• no test framework included: everybody approaches testing differently so it is up to you to choose and implement the framework you prefer
  • no more Reset CSS UI option: RailsBricks uses Bootstrap 3 only

Web development guide

RailsBricks is now at version 3 and since its first version, I received tons of feedback and loads of questions. This is why I also intend to create a web development guide. Follow @railsbricks on Twitter to know when it gets released.

The future

RailsBricks 3 is freshly out of the oven but I already started on working on a new feature for version 3.1: the capability to add a forum to your app. I will also continue to maintain RailsBricks and update it as new versions of Ruby or Rails get released.

Contact and feedback

If you have comments, suggestions, feedback or feature requests, don't hesitate to drop me a line using the contact form (built with RailsBricks!) or on Twitter @railsbricks.

Now, go build something awesome!

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My Sweet Setup: Part I - Hardware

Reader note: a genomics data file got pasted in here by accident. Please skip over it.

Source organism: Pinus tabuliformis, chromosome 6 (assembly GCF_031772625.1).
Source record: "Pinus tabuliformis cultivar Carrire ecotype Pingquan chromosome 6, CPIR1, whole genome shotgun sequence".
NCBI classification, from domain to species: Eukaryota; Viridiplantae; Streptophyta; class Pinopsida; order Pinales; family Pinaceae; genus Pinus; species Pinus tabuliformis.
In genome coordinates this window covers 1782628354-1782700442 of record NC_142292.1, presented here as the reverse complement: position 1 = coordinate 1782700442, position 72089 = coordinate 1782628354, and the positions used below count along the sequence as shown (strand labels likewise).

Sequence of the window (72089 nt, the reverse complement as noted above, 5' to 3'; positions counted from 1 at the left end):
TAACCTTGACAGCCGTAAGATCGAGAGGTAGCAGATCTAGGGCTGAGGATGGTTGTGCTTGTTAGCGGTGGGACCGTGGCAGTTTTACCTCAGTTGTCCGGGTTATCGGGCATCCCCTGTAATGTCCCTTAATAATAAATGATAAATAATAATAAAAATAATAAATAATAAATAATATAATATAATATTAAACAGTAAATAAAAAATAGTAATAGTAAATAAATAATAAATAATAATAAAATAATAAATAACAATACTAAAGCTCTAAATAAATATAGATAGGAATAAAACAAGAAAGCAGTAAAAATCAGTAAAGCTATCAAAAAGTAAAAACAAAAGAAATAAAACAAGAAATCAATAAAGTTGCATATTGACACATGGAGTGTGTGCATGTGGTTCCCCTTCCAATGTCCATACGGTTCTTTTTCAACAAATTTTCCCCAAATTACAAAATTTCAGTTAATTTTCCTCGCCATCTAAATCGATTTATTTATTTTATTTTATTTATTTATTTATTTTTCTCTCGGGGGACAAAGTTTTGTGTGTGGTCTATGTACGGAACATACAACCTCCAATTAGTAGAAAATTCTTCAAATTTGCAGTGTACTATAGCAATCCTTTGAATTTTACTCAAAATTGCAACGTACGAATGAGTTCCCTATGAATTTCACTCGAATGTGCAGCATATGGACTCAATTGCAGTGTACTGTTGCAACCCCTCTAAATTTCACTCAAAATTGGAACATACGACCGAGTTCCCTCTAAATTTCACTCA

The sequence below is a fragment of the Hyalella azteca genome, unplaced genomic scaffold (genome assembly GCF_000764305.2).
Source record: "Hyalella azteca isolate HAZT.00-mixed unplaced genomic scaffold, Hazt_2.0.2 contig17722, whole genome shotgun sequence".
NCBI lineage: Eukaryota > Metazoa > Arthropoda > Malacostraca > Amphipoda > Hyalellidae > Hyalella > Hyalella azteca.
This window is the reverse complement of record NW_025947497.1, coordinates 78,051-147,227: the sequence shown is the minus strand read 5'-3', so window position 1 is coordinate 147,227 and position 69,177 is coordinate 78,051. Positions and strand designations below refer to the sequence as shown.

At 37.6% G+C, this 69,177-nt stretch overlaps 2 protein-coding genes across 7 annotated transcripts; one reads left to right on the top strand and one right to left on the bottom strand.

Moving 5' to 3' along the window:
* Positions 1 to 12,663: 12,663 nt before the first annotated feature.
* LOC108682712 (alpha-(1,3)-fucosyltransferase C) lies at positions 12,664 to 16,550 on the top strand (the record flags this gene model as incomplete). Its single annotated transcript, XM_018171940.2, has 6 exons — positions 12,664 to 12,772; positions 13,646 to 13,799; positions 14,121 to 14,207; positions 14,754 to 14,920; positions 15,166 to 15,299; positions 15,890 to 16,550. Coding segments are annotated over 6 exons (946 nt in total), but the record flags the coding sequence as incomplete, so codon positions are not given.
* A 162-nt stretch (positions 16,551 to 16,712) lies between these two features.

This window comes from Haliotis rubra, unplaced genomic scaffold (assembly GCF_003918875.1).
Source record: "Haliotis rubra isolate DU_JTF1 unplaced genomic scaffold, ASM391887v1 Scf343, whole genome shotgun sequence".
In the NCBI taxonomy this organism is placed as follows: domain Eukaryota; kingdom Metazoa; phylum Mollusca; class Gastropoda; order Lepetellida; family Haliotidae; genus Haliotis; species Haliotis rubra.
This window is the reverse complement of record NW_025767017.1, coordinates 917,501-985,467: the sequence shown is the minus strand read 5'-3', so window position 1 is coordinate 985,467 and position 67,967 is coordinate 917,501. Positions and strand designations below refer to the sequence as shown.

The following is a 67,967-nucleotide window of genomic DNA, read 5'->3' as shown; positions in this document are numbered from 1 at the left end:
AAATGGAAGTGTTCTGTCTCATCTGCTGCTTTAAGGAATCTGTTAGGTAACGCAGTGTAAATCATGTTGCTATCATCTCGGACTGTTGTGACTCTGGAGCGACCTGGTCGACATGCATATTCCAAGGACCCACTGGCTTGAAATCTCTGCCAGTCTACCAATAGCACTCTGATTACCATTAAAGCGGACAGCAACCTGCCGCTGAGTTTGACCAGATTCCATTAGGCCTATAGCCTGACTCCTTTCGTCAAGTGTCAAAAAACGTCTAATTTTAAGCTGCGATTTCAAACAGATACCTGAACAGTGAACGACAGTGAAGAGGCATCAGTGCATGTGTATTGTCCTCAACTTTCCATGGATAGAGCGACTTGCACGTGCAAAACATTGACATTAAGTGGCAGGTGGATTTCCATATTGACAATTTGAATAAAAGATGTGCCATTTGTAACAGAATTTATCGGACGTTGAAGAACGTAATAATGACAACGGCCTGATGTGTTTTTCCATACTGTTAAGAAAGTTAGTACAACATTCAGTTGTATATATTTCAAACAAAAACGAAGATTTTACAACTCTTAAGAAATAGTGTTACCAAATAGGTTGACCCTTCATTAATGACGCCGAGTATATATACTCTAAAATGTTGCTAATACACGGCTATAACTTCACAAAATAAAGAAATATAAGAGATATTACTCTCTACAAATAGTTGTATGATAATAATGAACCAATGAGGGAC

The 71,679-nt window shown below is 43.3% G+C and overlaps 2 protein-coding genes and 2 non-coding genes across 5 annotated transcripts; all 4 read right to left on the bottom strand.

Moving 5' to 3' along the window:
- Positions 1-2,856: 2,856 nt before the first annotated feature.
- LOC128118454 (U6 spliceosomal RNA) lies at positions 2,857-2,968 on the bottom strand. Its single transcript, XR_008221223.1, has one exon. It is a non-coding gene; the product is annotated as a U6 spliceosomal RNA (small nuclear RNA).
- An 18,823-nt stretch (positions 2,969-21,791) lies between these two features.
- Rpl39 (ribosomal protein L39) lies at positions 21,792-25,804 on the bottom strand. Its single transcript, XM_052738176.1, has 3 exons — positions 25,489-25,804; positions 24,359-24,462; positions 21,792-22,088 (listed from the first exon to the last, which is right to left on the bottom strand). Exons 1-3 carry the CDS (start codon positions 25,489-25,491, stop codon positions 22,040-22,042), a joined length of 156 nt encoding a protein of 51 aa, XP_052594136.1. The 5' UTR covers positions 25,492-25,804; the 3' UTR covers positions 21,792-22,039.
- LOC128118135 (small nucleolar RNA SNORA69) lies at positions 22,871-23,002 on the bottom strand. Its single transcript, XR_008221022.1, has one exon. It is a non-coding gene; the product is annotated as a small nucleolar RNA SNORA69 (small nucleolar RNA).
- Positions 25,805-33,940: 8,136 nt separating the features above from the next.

2014, October 23

From time to time, I get asked what kind of computer do I use or what is my favorite text editor. Last night, someone asked me to describe my setup so instead of answering by email, I thought about describing it here. As I spend nearly all my waking hours on a computer in my home office, I took some time to build the environment that suits me best. Here is Part 1 - Hardware. I'll give you a list of the software I use in a future post.

The Room

The Room

I like working in the dark. It allows me to focus on my screen. I still need a lightsource other than my screens so I use a Philips LivingColors LED lamp set on a light blue color in the corner of the room.

Mac Hardware


Mac Mini

My main computer is a Mac Mini. This is the 2012 version (the one just before the newer 2014 Mini announced this October), customized with an Intel i7 processor, 16 GB RAM and a 1 TB Fusion Drive. In terms of raw performances, it can't compete with a high-end iMac or a Mac Pro but as a machine for coding, it does everything I need and even some more without any slowdowns. I never turn it off, it's always on, sometimes for several months without even a reboot.

I use it with a 27" Apple Thunderbolt Display as the main monitor and a 24" Samsung S24A350H on its left side.

The keyboard is the standard Apple wired aluminum keyboard. I really like it because it's silent. I have a MacBook Pro connected to an external display on which I use the wireless Apple keyboard but I don't like it as much as the wired one with its numeric keypad.

The mouse is a Logitech Wireless Performance MX. I reassigned the extra buttons to keyboard shortcuts such as CMD+W to close the current window.